Overlay Layers combines two or more layers into one single layer. You can think of overlay as peering through a stack of maps and creating a single map containing all the information found in the stack. In fact, before the advent of GIS, cartographers would literally copy maps onto clear acetate sheets, overlay these sheets on a light table, and hand draw a new map from the overlaid data. Overlay is much more than a merging of line work; all the attributes of the features taking part in the overlay are carried through to the final product. Overlay is used to answer one of the most basic questions of geography: What is on top of what? For example:
Plan Routes determines how to efficiently divide tasks among a mobile workforce.
You provide the tool with a set of stops and the number of vehicles available to visit the stops. The tool assigns the stops to vehicles and returns routes showing how each vehicle can reach its assigned stops in the least amount of time.
With Plan Routes, mobile workforces reach more job sites in less time, which increases productivity and improves customer service.
The output from Plan Routes includes a layer of stops coded by the routes to which they are assigned, a layer of routes showing the shortest paths to visit assigned stops, and, depending on whether any stops could not be reached, a layer of unassigned stops.
This tool finds features within a specified distance of features in the analysis layer. Distance can be measured as a straight-line distance or a selected travel mode. Statistics are then calculated for the nearby features, for example:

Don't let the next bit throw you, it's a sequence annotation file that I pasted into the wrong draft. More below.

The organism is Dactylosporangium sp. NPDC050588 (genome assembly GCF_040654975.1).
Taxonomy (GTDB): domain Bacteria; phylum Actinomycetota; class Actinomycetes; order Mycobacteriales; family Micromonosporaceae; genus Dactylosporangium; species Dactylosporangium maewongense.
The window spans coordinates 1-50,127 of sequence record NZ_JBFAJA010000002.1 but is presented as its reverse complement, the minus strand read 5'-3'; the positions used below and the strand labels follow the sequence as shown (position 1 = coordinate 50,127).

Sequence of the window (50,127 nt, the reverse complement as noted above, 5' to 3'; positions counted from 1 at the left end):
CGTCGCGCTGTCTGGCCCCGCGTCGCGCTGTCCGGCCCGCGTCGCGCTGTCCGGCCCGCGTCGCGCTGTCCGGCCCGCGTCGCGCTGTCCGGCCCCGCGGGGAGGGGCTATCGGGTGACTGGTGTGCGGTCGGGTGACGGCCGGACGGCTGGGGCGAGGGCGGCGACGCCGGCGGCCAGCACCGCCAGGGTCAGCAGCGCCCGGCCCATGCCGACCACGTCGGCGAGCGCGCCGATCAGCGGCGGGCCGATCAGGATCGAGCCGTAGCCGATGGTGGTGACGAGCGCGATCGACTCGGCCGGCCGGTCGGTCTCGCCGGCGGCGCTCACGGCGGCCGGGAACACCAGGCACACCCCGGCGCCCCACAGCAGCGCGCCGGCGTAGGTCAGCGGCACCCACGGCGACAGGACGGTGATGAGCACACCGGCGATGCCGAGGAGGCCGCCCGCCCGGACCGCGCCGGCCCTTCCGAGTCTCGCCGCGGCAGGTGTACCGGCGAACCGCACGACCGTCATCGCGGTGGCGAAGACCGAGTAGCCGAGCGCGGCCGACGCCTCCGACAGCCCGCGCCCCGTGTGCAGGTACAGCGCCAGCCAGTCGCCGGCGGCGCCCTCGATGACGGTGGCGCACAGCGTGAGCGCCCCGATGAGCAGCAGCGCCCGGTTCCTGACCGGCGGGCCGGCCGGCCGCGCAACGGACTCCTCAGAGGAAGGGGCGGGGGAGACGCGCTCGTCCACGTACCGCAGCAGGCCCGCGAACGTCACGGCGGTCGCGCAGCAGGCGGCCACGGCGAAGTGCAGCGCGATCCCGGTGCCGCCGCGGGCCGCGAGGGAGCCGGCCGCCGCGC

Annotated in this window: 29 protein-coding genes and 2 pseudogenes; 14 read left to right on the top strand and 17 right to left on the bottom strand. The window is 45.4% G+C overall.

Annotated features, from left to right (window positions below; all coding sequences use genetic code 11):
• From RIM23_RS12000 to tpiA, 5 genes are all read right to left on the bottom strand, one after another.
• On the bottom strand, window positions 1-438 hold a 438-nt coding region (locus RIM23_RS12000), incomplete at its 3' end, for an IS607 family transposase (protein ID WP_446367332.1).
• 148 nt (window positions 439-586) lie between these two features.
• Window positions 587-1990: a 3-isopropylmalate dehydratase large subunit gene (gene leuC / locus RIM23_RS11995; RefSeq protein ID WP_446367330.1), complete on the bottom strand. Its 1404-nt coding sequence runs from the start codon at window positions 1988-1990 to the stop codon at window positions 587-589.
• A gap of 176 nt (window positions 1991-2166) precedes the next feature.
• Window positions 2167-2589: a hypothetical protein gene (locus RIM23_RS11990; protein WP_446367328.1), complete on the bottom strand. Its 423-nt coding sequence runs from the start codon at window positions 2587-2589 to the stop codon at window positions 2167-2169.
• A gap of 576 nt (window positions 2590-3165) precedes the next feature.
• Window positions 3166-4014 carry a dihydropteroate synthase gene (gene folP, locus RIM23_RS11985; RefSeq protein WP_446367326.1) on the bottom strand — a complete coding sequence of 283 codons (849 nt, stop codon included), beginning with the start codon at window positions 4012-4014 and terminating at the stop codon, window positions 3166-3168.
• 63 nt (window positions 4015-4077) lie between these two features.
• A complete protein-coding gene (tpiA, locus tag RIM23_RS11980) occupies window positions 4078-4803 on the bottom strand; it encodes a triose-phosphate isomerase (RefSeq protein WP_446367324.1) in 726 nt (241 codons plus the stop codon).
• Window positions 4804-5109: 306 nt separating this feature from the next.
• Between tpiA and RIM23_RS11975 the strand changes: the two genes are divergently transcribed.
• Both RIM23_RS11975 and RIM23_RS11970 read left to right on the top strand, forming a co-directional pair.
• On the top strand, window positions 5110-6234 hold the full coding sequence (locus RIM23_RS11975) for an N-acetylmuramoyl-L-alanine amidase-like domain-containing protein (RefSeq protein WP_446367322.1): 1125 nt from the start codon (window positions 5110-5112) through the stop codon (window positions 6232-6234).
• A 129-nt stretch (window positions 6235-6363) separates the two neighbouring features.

This tool finds features (and portions of features) within the boundaries of areas in the analysis layer, for example:
Execute an analysis tool
You can run any of the analysis tools listed above on a feature layer in your GeoPlanner project. The following steps demonstrate how to run the Create Travel-Time Areas analysis tool to generate walk times from a point feature layer.
- On the application toolbar, click Explore and then click Analysis.
- From the Analysis dropdown menu, click Use Proximity and choose Create Travel-Time Areas.
- Click the dropdown beneath Select Feature Layer and choose a point feature layer.
- In the Measure section, click the dropdown and choose Walking Time.
- In the text box beneath Walking Time, type in 5 10 15 20. This instructs the tool to generate walking times for 5, 10, 15, and 20 minutes from each point in the map.
- In the Areas from different points section, click Dissolve.
- Set Result Layer Name to Walk times 5 10 15 20 Minutes.
- Click Run Analysis. If you closed your Contents pane, click Contents on the application tool bar to display it. Notice that a small animation begins at the top of the Contents pane in the Jobs tab. This indicates that a job, or in this case, the Create Walk Times process, is running.
As a spatial analysis tool executes, status of the process is logged to the Jobs tab in the Contents pane. Process status can be Submitted, Running, Processing, Completed, or Failed, and each has an associated icon displayed on the Jobs tab.
If the browser is closed before a job is complete, next time when you open the project, you can use Add Data tool to search and add the result to your project map if the job successfully completed.